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The Precipitous Decline Of Raul Ibanez

A few weeks ago, when I was making player evaluations based on early-season statistical trends, I had this to say about our everyday left fielder and Mariner For Life:

On the one hand, we've been saying that he's due to decline for a while, now. On the other, I don't think any of us expected this to happen after the most productive season of Raul's career. While my initial impression was that Raul's bat has gotten slow, the data doesn't bear that out - he's actually making contact more often than he did in 2006. With someone whose bat has noticeably slowed (think Edgar towards the end), the numbers trend the other way. No, instead of a slow bat, I think Raul's problem is that he's getting fed more strikes than he ever has as an everyday player. Pitchers are getting ahead of him more often, forcing him to go to a defensive swing that yields substantially worse results. I don't think this is repeatable. Ibanez will get into better counts as the season wears on, and he'll start making pitchers pay more often as a results. He won't post his 2006 line again, but he'll produce.

Verdict: Unsustainable

At that writing, Ibanez was putting up a .224/.260/.328 batting line in 67 AB's. Since then, he's had 72 at bats and hit .306/.359/.389. While he's technically improved, it's all singles, thanks to a line drive rate that's regressing to the mean after an early season slump. The major problem is still there: our "left-handed sock" doesn't have any pop in his bat. Raul only has one home run and nine extra-base hits after 36 games, while a year ago at the same point he had three and 16. Where a better lineup might be able to hide his inadequacy, this one badly needs him to hit for power, and he just isn't doing it. So what's up?

When I wrote the quote above, I thought this was all just a sample size fluke. Even though his bat looked slow to the eye, the numbers didn't appear to bear it out; rather, it seemed like Raul was just getting into too many bad hitter's counts. As it turns out, though, that isn't really the case at all. Check out the following distribution of PA's by count, 2007 vs. career:

If you look at the standard bad hitter's counts - 0-1, 0-2, 1-2, maybe 2-2 - Raul is either at or below his career frequency in each. He's only gotten into a two-strike count 40% of the time so far this year, as opposed to 47% for his career. He's actually getting into more hitter-friendly counts than usual; 1-0, 2-0, 2-1, 3-1 - these are all up across the board. In theory, he should be having a terrific season.

Here's the problem: Raul isn't taking advantage of those hitter's counts once he gets into them. Observe:

When ending an at bat with a 1-0, 2-0, 2-1, or 3-1 count, Raul's hitting .300/.400/.417, which isn't real good when you consider that he can't strike out. In those same situations over his career, he's hit .365/.449/.646. You see the difference? The problem isn't that Raul isn't getting into enough favorable counts - it's that, once he gets into them, he still can't do anything.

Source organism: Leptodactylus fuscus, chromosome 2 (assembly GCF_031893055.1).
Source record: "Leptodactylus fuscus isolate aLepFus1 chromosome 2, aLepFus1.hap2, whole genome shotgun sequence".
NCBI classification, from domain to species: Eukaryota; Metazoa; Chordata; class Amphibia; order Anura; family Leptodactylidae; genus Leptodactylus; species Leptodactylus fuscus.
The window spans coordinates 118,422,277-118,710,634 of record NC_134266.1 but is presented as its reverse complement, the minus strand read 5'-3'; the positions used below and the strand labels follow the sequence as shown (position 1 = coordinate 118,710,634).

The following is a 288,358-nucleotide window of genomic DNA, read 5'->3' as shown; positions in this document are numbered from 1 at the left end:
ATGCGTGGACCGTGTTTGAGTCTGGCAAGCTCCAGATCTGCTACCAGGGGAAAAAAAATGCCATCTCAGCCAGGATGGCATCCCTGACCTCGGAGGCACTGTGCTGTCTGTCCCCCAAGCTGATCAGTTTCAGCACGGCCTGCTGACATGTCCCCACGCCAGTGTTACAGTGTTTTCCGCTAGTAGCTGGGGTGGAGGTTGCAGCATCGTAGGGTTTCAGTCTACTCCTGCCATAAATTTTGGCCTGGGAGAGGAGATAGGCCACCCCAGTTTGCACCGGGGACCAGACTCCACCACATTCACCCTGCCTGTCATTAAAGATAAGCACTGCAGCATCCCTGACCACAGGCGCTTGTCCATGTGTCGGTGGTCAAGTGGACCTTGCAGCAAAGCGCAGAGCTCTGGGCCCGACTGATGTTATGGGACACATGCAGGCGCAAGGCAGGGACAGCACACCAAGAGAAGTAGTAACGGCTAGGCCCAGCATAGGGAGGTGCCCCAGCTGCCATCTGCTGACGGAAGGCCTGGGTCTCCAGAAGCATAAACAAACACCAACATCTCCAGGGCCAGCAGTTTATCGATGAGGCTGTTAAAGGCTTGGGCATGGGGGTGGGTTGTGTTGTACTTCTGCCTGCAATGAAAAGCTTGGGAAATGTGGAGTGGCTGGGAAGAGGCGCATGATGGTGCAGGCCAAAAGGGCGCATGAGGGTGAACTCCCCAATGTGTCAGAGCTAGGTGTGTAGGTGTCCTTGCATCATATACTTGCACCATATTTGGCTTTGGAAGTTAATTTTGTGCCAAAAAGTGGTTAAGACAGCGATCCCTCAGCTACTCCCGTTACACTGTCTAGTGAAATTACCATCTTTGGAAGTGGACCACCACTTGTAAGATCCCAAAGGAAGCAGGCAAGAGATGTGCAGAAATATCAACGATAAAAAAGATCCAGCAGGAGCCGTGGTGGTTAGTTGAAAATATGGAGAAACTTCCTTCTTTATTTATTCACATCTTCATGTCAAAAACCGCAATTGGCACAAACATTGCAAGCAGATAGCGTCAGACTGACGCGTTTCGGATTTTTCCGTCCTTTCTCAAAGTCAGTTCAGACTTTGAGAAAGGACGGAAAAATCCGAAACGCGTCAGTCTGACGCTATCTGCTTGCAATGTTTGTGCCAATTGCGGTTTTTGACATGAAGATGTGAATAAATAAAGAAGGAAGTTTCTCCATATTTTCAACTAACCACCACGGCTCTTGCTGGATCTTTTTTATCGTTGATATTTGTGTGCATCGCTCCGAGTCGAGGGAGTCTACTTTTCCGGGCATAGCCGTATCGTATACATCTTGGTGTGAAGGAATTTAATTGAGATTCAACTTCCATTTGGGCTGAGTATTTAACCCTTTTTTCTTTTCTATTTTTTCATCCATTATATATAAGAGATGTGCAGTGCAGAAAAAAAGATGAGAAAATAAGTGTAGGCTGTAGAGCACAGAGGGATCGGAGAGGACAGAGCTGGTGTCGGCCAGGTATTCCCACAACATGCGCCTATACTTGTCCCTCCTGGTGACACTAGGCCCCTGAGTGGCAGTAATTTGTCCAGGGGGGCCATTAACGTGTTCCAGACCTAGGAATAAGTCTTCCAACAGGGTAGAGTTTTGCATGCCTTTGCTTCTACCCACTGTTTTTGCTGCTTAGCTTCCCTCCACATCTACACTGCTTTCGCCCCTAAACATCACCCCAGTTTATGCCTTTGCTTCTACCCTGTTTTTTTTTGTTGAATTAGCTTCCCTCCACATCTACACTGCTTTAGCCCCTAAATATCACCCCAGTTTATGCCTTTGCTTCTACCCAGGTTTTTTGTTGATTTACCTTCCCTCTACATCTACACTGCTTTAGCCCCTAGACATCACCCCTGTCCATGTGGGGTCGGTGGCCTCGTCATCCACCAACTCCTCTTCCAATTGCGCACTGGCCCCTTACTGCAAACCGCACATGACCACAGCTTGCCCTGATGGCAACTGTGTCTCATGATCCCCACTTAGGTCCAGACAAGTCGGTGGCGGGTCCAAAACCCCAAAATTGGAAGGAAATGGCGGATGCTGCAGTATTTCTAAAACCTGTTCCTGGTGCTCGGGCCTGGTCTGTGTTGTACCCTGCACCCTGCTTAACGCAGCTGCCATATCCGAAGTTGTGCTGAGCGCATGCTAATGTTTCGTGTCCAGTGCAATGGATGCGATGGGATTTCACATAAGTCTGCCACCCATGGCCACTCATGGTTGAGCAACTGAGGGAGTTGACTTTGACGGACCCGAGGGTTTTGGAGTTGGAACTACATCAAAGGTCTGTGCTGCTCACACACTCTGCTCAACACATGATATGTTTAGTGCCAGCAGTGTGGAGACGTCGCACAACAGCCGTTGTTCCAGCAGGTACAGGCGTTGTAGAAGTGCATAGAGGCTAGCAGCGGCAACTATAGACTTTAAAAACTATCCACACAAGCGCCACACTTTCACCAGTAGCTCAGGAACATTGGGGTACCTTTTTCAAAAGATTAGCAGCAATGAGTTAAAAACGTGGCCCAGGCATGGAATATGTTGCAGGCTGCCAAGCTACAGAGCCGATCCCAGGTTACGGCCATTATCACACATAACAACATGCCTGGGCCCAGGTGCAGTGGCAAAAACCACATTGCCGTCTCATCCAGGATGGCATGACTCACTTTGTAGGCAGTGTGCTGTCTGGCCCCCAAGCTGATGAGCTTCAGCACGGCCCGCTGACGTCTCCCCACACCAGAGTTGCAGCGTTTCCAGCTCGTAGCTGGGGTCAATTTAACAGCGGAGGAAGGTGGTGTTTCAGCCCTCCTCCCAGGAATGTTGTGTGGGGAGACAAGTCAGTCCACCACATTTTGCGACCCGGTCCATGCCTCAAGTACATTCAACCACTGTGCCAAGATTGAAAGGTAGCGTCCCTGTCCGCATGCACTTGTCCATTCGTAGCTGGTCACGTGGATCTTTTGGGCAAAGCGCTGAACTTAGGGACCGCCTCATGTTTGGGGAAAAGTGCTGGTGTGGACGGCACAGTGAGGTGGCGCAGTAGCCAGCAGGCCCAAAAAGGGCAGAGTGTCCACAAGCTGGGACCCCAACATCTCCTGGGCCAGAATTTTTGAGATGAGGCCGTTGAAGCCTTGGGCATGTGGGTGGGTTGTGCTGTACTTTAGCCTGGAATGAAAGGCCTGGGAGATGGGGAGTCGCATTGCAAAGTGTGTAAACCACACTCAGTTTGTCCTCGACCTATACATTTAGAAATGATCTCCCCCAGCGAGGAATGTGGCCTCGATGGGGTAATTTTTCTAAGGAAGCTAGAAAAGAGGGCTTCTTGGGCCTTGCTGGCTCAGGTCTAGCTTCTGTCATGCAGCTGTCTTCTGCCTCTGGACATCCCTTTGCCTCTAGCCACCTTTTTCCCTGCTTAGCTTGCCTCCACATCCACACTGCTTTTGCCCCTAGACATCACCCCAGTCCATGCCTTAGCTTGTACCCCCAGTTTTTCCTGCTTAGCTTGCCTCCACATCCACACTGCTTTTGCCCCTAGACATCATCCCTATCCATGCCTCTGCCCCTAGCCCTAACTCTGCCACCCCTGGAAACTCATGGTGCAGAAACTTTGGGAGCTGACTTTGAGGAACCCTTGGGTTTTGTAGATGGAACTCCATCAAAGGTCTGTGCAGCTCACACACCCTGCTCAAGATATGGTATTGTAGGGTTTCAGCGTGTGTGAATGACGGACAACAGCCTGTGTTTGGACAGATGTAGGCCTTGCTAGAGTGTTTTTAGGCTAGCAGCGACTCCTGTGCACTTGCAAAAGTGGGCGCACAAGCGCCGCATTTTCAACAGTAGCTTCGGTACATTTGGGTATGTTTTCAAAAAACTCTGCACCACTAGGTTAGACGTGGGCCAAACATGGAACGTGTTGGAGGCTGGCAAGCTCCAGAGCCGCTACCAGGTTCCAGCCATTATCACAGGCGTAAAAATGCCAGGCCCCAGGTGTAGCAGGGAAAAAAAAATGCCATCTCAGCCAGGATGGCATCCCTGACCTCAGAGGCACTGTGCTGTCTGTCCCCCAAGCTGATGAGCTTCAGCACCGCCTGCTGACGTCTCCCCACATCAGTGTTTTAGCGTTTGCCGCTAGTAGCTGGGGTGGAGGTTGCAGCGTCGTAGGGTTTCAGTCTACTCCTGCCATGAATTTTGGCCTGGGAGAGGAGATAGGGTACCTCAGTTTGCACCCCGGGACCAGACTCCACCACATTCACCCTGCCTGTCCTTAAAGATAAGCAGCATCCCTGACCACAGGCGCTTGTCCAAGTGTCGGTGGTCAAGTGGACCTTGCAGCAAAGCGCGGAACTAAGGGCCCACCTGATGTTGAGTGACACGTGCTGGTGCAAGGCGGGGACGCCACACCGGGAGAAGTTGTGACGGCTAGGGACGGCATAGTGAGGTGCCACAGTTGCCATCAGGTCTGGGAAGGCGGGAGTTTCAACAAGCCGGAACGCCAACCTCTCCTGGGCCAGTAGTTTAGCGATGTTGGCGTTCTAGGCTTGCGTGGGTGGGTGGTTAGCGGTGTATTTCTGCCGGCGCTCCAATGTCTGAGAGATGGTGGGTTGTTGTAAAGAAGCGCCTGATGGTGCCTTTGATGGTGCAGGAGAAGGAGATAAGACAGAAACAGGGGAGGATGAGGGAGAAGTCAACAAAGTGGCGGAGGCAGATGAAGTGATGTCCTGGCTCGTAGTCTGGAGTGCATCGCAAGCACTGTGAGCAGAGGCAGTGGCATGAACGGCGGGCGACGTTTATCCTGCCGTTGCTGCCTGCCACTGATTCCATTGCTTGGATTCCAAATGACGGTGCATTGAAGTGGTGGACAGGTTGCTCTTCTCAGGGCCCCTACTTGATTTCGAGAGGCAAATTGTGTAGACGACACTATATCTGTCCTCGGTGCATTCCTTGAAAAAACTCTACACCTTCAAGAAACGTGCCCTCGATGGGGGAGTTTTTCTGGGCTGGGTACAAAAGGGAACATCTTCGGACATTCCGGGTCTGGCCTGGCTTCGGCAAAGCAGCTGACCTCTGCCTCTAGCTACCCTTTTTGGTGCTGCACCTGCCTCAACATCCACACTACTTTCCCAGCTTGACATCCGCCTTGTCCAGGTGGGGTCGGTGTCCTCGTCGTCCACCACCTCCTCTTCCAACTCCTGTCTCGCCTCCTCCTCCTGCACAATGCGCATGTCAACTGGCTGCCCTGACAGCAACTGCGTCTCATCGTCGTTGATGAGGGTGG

Here's another way of looking at things:

After first-pitch ball, career: .302/.395/.512
After first-pitch ball, 2007: .283/.356/.340

Even when he knows he's going to get a hittable pitch, the worst Raul can do right now is slap a single (not unlike our starting DH) (or our starting CF). This is a substantial change from prior seasons, when he was a power-hitting run producer in the middle of the lineup capable of taking advantage of the short porch in right field. These days, it's like he's barely hitting his fly balls 300 feet.

So what happened to him? Obviously, I have no way of being sure, but my hypothesis is that his bat has slowed way down, and that he's just treating it differently than you'd expect him to. When guys like Frank Thomas and Mark McGwire saw their bat speeds dip (I'm thinking of injured Thomas in 2005), they started loading up and swinging from the heels, sacrificing contact for power. They knew they couldn't get around on everything like they used to, so they waited for a hittable pitch and tried to beat the crap out of it.

Raul, I think, is taking the opposite approach - to me, it seems like he's compensating by beginning his swing earlier, and then adjusting it in the middle if he has to in order to make contact. I think he knows that his slow bat makes him a strikeout threat, so he tries to put the ball in play before he gets too deep in the count. That'd explain why his contact rate is up while his walks, strikeouts, and pitches/PA are way down. In an organization that loathes strikeouts, and spending most of his time batting in front of Richie Sexson, I don't think Ibanez really wants to take the all-or-nothing approach of some of his predecessors. Given a choice, he's instead trying to stave off old age by turning himself into a contact hitter. It'll help keep his batting average respectable, but save for rare occasions, it means he's deliberately sacrificing most of his power.

So where do we go from here? Nowhere good, I'm afraid, unless I'm totally wrong and this is still just an early-season fluke. If Raul's bat really has lost its speed (that 2.1% HR/FB is dismal), then there's no getting it back, and there's no way he's going to try to become an all-or-nothing hitter as long as Sexson's in the same lineup. So if that's the case, then this is what we get to deal with through the end of his contract next October. As long as he's hitting singles, he's not a total waste of space, but he's awful close, and not having a left-handed power threat is just killing this lineup.

I don't think I am, but for the sake of the Mariners, I hope I'm dead wrong about Ibanez here. It wouldn't be the first time.